Clip 2- 5 July 2017-Law 10

This is early in the match in Sydney between Australia and the Australia.

Australia are penalised. Finn Russell, the Scottish flyhalf, taps and runs ahead. Confronted by Bernard Foley of Australia, Russell kicks about 12 metres inside the Australian half. He is knocked down by Foley and the ball bounces a metre or two outside the Australian 22. Dane Haylett-Petty is running across towards the ball and two Scots are running downfield towards the ball. As the ball is landing the referee blows his whistle. He goes to Foley and says: "Turned your shoulder in. Checked his run." The referee shows Foley a yellow card and then marches down and awards the Scots a penalty where the ball bounced.

There is no debate about the foul. Russell had kicked the ball. Foley could have avoided Russell but turned his shoulder towards Russell and knocked him over in contact that was late and armless.

The Scots then had a chance to choose where they wanted the penalty - at the place of contact or where the ball landed.

Law 10.4 (o) Late-charging the kicker. A player must not intentionally charge or obstruct an opponent who has just kicked the ball.
Sanction: The non-offending team may choose to take the penalty kick either at the place of infringement, where the ball lands or where it was next played.

The option was correct.

The penalty, the yellow card and the mark are clearly correct. But would it have been possible to play advantage?

Yes, very much so. A Scot may have got to the ball before Haylett-Petty. If Haylett-Petty had got to the ball first, he may well have been tackled in a place that the Scots could have exploited.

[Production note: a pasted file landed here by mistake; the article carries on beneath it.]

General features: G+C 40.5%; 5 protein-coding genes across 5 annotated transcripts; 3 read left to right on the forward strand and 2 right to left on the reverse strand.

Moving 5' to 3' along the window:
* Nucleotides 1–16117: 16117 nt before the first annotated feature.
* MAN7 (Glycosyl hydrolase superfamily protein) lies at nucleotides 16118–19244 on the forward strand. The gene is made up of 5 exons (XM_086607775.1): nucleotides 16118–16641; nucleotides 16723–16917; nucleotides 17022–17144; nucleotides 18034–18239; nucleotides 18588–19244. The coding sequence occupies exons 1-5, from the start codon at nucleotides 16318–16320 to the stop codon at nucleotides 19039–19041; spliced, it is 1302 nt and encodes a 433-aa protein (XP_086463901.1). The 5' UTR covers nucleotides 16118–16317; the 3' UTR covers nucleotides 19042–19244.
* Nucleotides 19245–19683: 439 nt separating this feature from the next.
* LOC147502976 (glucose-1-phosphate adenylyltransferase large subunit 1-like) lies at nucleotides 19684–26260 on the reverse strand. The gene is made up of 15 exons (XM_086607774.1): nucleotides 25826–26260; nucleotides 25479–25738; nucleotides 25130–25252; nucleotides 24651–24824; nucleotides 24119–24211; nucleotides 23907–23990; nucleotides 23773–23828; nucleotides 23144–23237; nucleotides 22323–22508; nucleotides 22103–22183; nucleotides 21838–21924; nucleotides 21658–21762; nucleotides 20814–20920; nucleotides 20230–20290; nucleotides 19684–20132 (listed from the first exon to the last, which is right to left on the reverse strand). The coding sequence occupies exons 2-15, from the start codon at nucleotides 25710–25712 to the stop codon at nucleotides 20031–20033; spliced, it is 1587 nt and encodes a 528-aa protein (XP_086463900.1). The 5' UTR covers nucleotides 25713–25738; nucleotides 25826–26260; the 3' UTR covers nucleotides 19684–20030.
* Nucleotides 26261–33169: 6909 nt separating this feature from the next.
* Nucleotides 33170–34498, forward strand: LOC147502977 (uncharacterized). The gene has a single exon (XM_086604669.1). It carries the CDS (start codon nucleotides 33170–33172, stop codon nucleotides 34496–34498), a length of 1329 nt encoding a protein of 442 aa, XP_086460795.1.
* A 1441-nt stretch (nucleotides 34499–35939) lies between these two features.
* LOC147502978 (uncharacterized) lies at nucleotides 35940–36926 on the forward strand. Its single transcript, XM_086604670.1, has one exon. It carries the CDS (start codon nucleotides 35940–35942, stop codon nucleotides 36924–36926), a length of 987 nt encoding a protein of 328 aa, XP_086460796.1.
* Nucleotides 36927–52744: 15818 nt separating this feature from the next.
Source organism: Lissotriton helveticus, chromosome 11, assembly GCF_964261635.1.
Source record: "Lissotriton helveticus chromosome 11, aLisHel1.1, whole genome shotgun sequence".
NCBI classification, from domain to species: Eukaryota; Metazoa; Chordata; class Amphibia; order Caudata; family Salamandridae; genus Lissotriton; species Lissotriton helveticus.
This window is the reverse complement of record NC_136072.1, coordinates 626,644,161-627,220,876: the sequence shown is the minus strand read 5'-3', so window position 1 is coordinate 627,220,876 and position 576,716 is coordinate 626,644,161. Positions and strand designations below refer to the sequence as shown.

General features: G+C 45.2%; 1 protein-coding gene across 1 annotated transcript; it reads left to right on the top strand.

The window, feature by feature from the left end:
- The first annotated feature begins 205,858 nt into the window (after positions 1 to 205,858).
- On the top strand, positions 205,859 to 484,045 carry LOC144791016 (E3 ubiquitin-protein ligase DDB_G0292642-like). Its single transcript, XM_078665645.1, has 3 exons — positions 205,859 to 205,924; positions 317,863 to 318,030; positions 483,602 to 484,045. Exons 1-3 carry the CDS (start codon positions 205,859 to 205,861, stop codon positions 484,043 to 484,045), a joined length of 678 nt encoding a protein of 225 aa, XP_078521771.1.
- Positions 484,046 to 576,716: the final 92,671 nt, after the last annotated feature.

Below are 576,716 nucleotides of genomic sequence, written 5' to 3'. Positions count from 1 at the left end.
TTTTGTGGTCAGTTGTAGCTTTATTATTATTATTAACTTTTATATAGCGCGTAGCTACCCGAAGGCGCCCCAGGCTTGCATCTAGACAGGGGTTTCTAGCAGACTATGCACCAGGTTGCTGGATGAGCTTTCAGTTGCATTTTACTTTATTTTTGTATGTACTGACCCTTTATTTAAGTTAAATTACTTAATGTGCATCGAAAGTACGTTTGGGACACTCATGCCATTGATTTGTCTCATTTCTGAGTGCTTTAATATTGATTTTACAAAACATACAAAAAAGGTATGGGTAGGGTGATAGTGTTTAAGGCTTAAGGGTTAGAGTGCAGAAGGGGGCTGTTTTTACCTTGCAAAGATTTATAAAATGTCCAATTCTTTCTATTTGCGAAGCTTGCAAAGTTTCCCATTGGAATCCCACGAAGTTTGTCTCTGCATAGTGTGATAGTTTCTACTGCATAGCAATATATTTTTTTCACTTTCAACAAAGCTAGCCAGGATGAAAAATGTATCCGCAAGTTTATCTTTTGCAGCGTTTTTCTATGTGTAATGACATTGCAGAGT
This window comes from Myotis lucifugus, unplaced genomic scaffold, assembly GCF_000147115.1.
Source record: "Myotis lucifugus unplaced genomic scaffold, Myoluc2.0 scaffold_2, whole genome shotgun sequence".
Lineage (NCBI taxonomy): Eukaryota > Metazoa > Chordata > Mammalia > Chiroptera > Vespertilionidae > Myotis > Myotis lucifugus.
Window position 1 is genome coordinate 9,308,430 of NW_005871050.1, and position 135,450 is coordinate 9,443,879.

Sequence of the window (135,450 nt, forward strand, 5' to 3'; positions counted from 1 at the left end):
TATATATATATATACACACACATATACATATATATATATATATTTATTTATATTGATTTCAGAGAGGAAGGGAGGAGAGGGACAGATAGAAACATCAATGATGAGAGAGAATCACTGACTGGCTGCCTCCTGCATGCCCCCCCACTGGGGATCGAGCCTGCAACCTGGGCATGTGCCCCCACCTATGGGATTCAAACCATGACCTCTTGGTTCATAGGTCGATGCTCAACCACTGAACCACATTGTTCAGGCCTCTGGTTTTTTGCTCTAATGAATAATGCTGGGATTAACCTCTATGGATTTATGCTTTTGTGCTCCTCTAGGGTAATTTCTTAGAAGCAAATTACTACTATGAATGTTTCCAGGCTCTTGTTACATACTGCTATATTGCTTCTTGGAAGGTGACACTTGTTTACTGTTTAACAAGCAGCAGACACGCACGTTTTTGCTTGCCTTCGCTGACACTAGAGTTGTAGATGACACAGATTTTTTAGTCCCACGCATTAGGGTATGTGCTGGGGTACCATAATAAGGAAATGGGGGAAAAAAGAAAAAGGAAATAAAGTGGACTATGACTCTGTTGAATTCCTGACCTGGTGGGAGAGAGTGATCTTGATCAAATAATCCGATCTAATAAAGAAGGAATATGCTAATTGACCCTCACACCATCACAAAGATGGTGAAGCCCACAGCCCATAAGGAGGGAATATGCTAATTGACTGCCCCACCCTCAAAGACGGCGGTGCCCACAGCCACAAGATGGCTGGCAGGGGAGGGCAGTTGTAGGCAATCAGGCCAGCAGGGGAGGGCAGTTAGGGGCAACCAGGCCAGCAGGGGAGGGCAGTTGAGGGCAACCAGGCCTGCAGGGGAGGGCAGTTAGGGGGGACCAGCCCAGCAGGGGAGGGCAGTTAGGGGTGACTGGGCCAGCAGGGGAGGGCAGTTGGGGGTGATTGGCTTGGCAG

Is there anything that says that, in the case of foul play, the whistle must be blown immediately?

8.3 When the advantage law is not applied
(a) Referee contact. Advantage must not be applied when the ball, or a player carrying it, touches the referee.
(b) Ball out of tunnel. Advantage must not be applied when the ball comes out of either end of the tunnel at a scrum without having been played.
(c) Wheeled scrum. Advantage must not be applied when the scrum is wheeled through more than 90 degrees (so that the middle line has passed beyond a position parallel to the touchline).
(d) Player lifted in the air. Advantage must not be applied when a player in a scrum is lifted in the air or forced upwards and has no support on the ground. The referee must blow the whistle immediately.
(e) After the ball has been made dead. Advantage cannot be played after the ball has been made dead.

Foul play is not one of those. If advantage did not apply in cases of foul play, it would be easy to imagine situations where foul play would itself be advantageous.

In this case, in which there was no sign of possible aggression/retaliation, the referee could have waited to see if advantage would accrue to the Scots.
 

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